Freitag, 2. September 2011

Law-Related Education: Project Summary

Law-related education aims to improve the ability of adult learners to understand and apply elements of law that affect everyday life as well as raising awareness of fundamental rights as core social and civic entitlements. Knowledge of rights and legal issues empowers individuals and communities to participate in the democratic process, get access to public services and demand their fundamental rights. Moreover, law-related education programmes have a strong potential to re-engage adults in education by enabling them to take more control over their lives and their careers.

This partnership brings together seven adult education organisations from seven European countries, which are engaged in law-related adult education with diverse learner communities. We will exchange knowledge, best practices, staff and learners, assess our experiences and strategies in designing, delivering and evaluating law-related adult education practices. Among the approaches we will share are innovative low-threshold courses for better access to public services, empowerment of victims of domestic violence, law-related simulations as an educational tool and dissemination strategies to build these skills among diverse groups of adult learners.

We will identify concrete law-related education practices with a potential for European transfer and aim to share and implement them in our own communities. We will publish them as a digital success-story-book, and disseminate them through our learners, partners and umbrella organisations. We will give priority to practices built on participation of diverse learners from vulnerable social groups and marginal social contexts to ensure that the form and content of our future law-related education initiatives meet the specific needs of diverse adult learner groups.

The partner organisations are highly motivated to join forces, because law-related education is a core issue of our work. Although working in different countries and contexts, and with diverse target groups, we all face similar challenges and we aim to
a) increase the "legal literacy" (the knowledge of rights and legal issues) of adult learners as a core social and civic skill, and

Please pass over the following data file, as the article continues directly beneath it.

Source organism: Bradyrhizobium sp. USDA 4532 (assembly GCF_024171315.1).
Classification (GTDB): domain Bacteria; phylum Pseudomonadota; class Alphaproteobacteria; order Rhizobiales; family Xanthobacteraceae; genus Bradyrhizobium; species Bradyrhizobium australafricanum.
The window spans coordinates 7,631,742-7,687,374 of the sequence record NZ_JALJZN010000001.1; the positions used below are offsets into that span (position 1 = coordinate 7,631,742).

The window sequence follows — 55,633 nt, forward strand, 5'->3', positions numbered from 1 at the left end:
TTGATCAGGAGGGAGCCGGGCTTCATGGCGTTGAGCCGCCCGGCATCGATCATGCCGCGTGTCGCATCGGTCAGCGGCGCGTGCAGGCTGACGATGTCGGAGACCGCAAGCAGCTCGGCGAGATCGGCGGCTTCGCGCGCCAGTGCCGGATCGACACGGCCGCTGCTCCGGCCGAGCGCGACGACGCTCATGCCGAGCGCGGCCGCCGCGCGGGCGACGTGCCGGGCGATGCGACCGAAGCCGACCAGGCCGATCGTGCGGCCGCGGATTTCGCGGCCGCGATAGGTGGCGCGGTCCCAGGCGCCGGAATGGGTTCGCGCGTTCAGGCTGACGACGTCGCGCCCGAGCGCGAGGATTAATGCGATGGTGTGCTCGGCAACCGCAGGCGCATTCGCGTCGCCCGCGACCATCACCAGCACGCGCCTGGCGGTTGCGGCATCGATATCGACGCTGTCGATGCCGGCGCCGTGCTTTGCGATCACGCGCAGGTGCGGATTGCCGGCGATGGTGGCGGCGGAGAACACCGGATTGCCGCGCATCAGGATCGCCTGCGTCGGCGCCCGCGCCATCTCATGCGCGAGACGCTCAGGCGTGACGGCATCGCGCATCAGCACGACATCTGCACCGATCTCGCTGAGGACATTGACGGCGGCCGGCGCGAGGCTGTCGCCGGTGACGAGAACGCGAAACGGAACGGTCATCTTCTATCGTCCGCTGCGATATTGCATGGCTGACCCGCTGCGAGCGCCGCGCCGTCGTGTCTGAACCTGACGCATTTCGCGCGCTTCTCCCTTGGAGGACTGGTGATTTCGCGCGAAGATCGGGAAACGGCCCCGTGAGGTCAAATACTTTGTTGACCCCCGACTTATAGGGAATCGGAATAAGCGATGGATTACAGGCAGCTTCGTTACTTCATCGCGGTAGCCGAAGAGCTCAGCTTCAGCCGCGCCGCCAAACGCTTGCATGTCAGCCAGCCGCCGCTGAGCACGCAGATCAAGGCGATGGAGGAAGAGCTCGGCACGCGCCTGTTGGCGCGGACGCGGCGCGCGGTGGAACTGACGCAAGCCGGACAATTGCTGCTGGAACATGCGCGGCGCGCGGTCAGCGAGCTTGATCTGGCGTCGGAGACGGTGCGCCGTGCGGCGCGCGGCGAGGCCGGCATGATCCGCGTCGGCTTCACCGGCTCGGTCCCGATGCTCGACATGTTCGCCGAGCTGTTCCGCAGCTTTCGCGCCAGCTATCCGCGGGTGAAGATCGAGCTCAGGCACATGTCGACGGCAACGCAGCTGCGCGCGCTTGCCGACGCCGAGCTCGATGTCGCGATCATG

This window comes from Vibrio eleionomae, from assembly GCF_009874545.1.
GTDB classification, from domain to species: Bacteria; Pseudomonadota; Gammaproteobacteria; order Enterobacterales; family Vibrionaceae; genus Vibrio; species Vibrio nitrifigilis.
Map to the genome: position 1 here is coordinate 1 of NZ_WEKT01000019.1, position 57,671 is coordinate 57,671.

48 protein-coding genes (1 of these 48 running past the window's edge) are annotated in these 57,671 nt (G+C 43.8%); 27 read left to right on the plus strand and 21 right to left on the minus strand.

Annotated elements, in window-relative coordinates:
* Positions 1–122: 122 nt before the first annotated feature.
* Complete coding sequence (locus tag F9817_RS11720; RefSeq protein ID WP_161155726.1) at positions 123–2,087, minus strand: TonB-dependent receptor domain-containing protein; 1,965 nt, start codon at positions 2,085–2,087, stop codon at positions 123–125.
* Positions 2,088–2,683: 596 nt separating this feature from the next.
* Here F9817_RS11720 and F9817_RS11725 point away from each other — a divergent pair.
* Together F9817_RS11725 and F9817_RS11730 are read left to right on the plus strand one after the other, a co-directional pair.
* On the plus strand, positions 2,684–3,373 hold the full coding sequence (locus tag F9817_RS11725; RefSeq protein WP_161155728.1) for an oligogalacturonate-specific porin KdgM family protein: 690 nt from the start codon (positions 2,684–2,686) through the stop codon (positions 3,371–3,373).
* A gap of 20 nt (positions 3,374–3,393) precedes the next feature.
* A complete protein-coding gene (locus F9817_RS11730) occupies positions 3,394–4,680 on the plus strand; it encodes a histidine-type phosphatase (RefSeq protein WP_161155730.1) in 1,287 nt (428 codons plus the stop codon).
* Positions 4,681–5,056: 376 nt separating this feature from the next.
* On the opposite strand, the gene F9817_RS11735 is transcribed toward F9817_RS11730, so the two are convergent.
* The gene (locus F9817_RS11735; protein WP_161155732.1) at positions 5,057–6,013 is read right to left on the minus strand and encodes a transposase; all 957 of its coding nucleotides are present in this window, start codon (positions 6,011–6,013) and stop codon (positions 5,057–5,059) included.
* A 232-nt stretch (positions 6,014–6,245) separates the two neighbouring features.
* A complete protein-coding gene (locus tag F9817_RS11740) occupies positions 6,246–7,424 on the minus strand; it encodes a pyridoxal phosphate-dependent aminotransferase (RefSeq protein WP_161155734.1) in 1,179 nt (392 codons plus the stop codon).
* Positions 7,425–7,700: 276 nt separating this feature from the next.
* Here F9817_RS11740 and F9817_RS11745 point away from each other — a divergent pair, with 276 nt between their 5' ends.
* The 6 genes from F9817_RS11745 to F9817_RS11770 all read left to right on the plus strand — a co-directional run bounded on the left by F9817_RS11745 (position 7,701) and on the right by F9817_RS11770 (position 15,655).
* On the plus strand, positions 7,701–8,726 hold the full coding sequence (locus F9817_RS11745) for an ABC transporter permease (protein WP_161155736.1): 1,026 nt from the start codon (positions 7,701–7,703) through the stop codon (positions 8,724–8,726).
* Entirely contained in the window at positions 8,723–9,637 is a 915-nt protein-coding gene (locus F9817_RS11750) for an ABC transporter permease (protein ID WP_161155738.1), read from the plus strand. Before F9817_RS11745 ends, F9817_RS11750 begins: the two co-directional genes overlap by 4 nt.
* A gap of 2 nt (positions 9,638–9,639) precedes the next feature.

b) improve the quality and accessability of our adult education activities in the field of law-related education.

Recent European research in the field of law-related education and wider access to justice issues has highlighted significant gaps in the ability of Europeans to understand their rights and the processes they can access to gain redress. Low levels of knowledge, skills and confidence in dealing with law-related issues have a disproportionate impact on disadvantaged groups and can result in entrenched social exclusion and increased risk of rights violations and discrimination.

Evidence also suggests a lack of coordinated support and knowledge-sharing on effective mechanisms to improve learning and information that encompasses the full range of capabilities that individuals need to demand fundamental rights, especially the needs of vulnerable and minority groups.

By sharing knowledge, experiences and best practices in this field, the partners will build on the expertise they have gained in the past through working with learners to improve levels of rights based knowledge, skills and confidence. We also seek to improve cooperation across the EU to improve the ability of organisations to tackle rights-based cross-border issues which affect the ability of Europeans to participate in democratic processes and become involved in the decisions that affect them.

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